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What is Halal for Hamas is Haram for Abbas! - ASHARQ AL-AWSAT English Archive
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Former US President Jimmy Carter announced that the Hamas leadership is “very eager” to resume negotiations with Israel in order to complete the prisoner exchange deal, which would include the release of Israeli soldier Gilad Shalit who has been held captive in the Gaza Strip for the past four years. In a press conference in Jerusalem, Carter announced that “they [Hamas] let us know…they are very eager to process” with the negotiations.

The question that must be asked here is; what is more important to Hamas – which now wants to negotiate with Netanyahu’s government – negotiating with the Israelis for the sake of releasing Gilad Shalit, or negotiating [with the Israelis] in order to liberate the Palestinian territories and therefore establish a Palestinian state? Is this Israeli soldier more important than the suffering of the Palestinians, and the dream of a [Palestinian] state, something that has cost the Palestinians and the Arabs a generation of conflict, killing, and destruction?

Someone might say: Hamas will negotiate through the German mediator, very well, however why do they attack Palestinian President Mahmoud Abbas and accuse him of betrayal even when he said that he would enter into indirect negotiations with Israel in order to end the conflict with Israel and establish a Palestinian state? Why is this halal [religiously permissible] for Hamas, but haram [religiously prohibited] for Abbas?

What is strange is that Carter said that “they are very glad that the German negotiator has been back on the scene lately and that Israeli Prime Minister (Benjamin) Netanyahu has made some positive statements about a prisoner exchange.” How can it be said that the Israeli prime minister’s remarks are positive and can be trusted when the issue is related to Hamas, however when Abbas is involved it is said that he is wasting time and that Netanyahu cannot be trusted.

Here we must note that the public position of the Muslim Brotherhood affiliated movement towards the Shalit negotiations – according to former US president Carter – is nothing more than an extension to the messages sent by the Hamas movement to the US administrations since the start of the recent peace negotiations. These messages aimed to ensure that the Hamas movement is recognized by the US, and thereby ensure it a position in power [in any future Palestinian state]. Therefore how can we understand Hamas wanting to negotiate with Israel today after it previously called on Abbas not to negotiate with Israel, and in fact accused him of treason and called on him to resign [as a result of this].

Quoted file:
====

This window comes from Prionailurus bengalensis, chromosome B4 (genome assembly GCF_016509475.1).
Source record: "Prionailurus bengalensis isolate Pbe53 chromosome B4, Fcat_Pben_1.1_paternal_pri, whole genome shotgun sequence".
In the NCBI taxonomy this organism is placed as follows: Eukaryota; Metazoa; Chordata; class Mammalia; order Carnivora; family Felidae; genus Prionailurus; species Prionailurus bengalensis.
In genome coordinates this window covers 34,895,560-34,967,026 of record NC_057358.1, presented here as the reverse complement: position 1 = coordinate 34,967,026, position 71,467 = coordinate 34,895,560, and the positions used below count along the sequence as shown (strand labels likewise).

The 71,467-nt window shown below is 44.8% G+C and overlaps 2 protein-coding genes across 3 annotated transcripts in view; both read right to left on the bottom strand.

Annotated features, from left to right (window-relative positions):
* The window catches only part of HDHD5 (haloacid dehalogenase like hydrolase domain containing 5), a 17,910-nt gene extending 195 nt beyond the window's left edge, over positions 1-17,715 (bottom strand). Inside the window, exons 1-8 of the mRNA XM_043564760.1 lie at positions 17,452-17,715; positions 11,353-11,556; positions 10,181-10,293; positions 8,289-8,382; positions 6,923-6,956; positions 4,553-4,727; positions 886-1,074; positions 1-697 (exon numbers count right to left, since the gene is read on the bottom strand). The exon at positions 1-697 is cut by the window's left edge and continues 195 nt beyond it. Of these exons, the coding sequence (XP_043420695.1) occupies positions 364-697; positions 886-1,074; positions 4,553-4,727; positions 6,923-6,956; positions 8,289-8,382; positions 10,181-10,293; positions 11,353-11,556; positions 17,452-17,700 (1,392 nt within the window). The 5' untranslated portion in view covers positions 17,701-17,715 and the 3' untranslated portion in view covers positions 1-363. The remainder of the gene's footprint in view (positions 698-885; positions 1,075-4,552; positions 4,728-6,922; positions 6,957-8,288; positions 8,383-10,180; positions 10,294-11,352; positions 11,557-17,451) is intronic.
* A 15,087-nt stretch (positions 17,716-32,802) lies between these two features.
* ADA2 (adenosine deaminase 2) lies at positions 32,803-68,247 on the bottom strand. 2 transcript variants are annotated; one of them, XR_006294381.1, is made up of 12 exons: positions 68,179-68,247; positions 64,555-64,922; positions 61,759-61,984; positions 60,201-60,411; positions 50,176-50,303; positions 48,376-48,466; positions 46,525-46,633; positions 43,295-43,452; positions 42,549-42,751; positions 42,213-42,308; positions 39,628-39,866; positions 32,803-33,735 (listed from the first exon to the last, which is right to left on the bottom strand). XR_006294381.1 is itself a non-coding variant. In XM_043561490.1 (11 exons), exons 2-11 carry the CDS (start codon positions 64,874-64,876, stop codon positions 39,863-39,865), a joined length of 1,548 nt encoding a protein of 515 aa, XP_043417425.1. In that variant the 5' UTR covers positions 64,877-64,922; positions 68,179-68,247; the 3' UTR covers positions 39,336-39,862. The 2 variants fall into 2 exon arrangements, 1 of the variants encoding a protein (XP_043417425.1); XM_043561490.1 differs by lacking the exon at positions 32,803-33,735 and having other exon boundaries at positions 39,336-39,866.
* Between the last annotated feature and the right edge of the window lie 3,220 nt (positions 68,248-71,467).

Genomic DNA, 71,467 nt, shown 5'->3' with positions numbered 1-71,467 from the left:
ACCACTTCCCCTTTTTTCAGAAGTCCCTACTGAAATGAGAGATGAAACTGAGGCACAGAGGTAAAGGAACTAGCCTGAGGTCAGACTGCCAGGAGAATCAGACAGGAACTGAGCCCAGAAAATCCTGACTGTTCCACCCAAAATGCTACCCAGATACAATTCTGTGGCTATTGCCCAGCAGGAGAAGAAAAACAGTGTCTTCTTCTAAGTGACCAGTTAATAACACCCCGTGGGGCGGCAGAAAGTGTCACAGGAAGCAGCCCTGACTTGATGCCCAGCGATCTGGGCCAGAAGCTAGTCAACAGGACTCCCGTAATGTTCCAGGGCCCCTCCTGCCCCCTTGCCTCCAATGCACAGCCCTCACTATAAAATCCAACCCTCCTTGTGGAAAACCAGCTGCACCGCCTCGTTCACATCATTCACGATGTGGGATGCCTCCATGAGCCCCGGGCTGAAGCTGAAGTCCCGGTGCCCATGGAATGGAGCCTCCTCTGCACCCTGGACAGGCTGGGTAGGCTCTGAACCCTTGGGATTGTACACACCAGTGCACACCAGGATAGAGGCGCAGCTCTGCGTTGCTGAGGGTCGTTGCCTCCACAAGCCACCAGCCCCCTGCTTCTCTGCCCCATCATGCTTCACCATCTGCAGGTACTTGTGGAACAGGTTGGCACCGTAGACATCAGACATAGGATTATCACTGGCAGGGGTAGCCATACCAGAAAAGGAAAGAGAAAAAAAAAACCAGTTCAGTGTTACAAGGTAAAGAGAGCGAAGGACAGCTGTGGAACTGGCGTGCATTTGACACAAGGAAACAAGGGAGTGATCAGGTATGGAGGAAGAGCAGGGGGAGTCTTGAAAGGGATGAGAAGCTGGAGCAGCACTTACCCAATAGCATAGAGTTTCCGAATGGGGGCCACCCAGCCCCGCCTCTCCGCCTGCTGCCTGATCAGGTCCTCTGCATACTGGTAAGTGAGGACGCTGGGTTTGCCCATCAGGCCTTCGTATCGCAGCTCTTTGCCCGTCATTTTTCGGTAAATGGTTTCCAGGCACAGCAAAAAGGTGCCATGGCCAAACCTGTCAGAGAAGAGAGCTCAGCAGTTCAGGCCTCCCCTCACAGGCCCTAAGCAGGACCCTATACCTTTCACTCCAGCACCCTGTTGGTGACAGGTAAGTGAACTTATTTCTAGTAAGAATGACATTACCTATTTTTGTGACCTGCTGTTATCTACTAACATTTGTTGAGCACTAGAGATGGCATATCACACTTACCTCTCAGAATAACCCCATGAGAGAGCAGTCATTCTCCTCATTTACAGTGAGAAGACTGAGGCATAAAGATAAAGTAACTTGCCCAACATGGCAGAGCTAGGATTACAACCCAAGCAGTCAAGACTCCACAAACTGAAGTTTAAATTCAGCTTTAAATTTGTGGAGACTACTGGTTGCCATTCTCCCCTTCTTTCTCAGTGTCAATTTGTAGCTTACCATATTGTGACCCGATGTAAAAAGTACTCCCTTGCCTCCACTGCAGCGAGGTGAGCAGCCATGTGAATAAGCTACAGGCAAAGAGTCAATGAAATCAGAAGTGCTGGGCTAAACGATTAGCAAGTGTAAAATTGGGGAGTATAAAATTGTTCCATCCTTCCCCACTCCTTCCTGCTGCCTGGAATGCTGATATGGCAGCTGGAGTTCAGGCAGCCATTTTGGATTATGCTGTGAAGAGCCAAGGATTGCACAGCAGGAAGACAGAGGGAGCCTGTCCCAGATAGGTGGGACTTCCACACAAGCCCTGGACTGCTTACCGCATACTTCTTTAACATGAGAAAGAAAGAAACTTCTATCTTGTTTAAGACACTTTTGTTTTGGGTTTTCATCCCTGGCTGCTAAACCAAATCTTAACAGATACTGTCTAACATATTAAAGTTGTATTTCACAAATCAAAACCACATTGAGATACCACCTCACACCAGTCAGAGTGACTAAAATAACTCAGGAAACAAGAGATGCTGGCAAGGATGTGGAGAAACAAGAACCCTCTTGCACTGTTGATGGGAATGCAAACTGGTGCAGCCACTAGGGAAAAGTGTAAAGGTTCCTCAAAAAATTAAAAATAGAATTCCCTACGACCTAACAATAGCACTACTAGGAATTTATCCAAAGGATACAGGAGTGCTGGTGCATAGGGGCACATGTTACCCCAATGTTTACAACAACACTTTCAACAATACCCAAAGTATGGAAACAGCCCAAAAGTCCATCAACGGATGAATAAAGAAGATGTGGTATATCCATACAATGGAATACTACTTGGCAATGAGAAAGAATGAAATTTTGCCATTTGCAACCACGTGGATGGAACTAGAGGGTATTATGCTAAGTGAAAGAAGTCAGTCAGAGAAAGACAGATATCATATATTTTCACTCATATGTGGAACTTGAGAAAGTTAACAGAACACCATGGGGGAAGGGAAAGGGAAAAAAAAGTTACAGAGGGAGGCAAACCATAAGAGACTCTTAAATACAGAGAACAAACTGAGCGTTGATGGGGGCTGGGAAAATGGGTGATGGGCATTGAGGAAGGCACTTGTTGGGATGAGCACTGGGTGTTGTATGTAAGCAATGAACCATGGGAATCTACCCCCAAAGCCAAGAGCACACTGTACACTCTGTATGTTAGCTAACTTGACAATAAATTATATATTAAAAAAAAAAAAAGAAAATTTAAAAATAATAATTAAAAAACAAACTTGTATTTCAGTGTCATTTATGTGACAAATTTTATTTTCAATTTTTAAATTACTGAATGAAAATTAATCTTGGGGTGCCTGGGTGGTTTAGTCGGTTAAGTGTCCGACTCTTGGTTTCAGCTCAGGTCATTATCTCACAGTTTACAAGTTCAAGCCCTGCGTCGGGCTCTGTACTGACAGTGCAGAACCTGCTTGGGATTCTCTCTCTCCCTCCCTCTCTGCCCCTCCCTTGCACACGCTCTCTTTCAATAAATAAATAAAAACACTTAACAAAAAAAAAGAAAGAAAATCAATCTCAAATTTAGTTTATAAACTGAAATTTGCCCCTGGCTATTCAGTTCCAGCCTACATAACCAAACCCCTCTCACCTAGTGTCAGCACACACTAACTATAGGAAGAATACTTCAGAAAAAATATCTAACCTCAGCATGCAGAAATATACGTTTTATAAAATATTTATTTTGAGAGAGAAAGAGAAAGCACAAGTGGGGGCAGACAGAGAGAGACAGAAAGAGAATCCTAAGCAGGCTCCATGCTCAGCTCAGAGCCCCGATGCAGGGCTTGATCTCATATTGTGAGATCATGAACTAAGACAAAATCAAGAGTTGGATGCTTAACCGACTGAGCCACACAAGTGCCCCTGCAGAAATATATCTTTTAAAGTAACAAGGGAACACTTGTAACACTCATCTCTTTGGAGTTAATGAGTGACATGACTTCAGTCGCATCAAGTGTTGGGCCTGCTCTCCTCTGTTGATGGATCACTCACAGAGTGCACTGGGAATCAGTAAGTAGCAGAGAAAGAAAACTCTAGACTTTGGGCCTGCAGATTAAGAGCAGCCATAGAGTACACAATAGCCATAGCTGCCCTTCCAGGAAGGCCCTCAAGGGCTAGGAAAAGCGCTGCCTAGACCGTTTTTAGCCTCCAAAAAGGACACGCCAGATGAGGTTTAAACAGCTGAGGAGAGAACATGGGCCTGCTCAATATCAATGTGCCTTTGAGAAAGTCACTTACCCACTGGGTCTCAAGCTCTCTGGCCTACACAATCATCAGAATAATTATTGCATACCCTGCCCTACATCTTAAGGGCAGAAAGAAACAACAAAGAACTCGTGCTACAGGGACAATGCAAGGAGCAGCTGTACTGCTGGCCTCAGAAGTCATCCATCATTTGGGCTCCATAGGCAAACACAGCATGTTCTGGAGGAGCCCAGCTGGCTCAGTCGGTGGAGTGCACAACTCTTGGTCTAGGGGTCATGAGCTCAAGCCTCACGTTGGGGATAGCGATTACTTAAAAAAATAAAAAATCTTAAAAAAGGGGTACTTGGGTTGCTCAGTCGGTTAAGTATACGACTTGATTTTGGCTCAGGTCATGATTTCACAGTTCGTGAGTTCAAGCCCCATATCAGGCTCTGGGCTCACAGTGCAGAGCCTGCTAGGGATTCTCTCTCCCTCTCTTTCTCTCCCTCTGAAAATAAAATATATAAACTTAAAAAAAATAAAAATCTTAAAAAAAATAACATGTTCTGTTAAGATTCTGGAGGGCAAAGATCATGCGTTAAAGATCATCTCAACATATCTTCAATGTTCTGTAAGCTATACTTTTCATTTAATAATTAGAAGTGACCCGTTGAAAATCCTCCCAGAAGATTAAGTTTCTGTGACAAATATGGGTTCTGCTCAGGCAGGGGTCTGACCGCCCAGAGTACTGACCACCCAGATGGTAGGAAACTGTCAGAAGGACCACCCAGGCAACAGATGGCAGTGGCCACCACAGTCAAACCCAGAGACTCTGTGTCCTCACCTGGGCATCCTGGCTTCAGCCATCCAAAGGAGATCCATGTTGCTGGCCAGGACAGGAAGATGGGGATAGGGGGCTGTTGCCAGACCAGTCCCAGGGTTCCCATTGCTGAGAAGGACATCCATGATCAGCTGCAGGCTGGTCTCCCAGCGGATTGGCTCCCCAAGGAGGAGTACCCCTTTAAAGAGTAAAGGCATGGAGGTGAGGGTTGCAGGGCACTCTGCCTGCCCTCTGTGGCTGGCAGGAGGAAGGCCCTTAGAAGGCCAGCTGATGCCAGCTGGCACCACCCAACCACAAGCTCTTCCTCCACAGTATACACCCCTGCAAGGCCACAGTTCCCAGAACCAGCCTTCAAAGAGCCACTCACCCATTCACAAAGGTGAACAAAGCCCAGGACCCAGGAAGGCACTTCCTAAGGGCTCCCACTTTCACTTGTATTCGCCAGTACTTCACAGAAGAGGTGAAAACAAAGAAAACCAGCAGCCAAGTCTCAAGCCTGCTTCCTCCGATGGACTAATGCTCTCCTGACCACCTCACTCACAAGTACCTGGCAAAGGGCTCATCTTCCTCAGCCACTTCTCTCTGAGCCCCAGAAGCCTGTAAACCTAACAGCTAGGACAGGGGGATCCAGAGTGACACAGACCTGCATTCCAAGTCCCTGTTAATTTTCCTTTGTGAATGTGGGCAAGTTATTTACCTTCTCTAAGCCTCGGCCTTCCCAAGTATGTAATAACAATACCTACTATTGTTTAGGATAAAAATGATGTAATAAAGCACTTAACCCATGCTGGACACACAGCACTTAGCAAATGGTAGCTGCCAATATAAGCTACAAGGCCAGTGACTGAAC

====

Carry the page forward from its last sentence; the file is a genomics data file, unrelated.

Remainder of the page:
Some people might say that Hamas have criticized the negotiations, and Abbas, due to Netanyahu’s refusal to freeze settlement activity in the occupied Palestinian territories, and that there should be no negotiations in light of this continued settlement construction. However this is illogical, for how can it be permissible for Hamas to negotiate [with Israel] – even on a prisoner exchange deal – whilst settlement activity is ongoing, and it be not permissible for Abbas to do the same?

Therefore, if Hamas believes that the Shalit negotiations are more important than negotiating for the sake of a Palestinian state, this is a disaster, however accepting such logic would be an ever greater disaster. We must learn from Hezbollah’s experience in Lebanon in 2006, where around 1,200 Lebanese were killed in a war with Israel over the capture of two Israeli soldiers – not to mention the material losses – only for it later to be discovered that these two Israeli soldiers had already been killed and were lifeless corpses. Must the entire Palestinian cause be destroyed in order for Hamas to ensure that it has a seat at the table?

In conclusion, what we are seeing today is Netanyahu freely moving to choose what he wants and does not want in the negotiations with the Palestinians, and unfortunately this is something that is happening with the help of Hamas.

Tariq Alhomayed

Tariq Alhomayed

Tariq Alhomayed is the former editor-in-chief of Asharq Al-Awsat. Mr. Alhomyed has been a guest analyst and commentator on numerous news and current affair programs, and during his distinguished career has held numerous positions at Asharq Al-Awsat, amongst other newspapers. Notably, he was the first journalist to interview Osama Bin Ladin's mother. Mr. Alhomayed holds a bachelor's degree in media studies from King Abdul Aziz University in Jeddah. He is based in London.

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